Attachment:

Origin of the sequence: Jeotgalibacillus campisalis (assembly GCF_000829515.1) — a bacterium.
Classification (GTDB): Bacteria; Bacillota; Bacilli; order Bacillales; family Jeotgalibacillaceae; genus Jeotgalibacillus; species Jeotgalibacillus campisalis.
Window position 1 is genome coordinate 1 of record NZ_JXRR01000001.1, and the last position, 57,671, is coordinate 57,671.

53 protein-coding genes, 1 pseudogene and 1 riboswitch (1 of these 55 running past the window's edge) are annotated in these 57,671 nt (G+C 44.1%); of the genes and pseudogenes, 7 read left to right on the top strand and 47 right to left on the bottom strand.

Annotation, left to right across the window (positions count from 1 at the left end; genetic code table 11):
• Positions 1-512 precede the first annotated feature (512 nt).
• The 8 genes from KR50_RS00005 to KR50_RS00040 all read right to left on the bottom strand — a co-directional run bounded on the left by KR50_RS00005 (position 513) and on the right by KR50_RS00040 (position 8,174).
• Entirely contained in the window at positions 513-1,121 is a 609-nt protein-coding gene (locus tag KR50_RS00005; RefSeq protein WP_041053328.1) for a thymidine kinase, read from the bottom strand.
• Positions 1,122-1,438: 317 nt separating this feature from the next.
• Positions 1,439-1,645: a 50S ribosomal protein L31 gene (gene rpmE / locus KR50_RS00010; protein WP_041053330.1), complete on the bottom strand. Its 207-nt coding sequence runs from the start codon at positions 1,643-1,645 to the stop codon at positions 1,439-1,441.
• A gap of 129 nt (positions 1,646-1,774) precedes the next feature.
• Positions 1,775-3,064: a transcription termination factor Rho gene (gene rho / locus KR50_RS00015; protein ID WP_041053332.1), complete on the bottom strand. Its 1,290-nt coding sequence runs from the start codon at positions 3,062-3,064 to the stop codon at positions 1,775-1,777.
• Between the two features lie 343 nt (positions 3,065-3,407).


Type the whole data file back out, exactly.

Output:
Origin of the sequence: Jeotgalibacillus campisalis (assembly GCF_000829515.1) — a bacterium.
Classification (GTDB): Bacteria; Bacillota; Bacilli; order Bacillales; family Jeotgalibacillaceae; genus Jeotgalibacillus; species Jeotgalibacillus campisalis.
Window position 1 is genome coordinate 1 of record NZ_JXRR01000001.1, and the last position, 57,671, is coordinate 57,671.

53 protein-coding genes, 1 pseudogene and 1 riboswitch (1 of these 55 running past the window's edge) are annotated in these 57,671 nt (G+C 44.1%); of the genes and pseudogenes, 7 read left to right on the top strand and 47 right to left on the bottom strand.

Annotation, left to right across the window (positions count from 1 at the left end; genetic code table 11):
• Positions 1-512 precede the first annotated feature (512 nt).
• The 8 genes from KR50_RS00005 to KR50_RS00040 all read right to left on the bottom strand — a co-directional run bounded on the left by KR50_RS00005 (position 513) and on the right by KR50_RS00040 (position 8,174).
• Entirely contained in the window at positions 513-1,121 is a 609-nt protein-coding gene (locus tag KR50_RS00005; RefSeq protein WP_041053328.1) for a thymidine kinase, read from the bottom strand.
• Positions 1,122-1,438: 317 nt separating this feature from the next.
• Positions 1,439-1,645: a 50S ribosomal protein L31 gene (gene rpmE / locus KR50_RS00010; protein WP_041053330.1), complete on the bottom strand. Its 207-nt coding sequence runs from the start codon at positions 1,643-1,645 to the stop codon at positions 1,439-1,441.
• A gap of 129 nt (positions 1,646-1,774) precedes the next feature.
• Positions 1,775-3,064: a transcription termination factor Rho gene (gene rho / locus KR50_RS00015; protein ID WP_041053332.1), complete on the bottom strand. Its 1,290-nt coding sequence runs from the start codon at positions 3,062-3,064 to the stop codon at positions 1,775-1,777.
• Between the two features lie 343 nt (positions 3,065-3,407).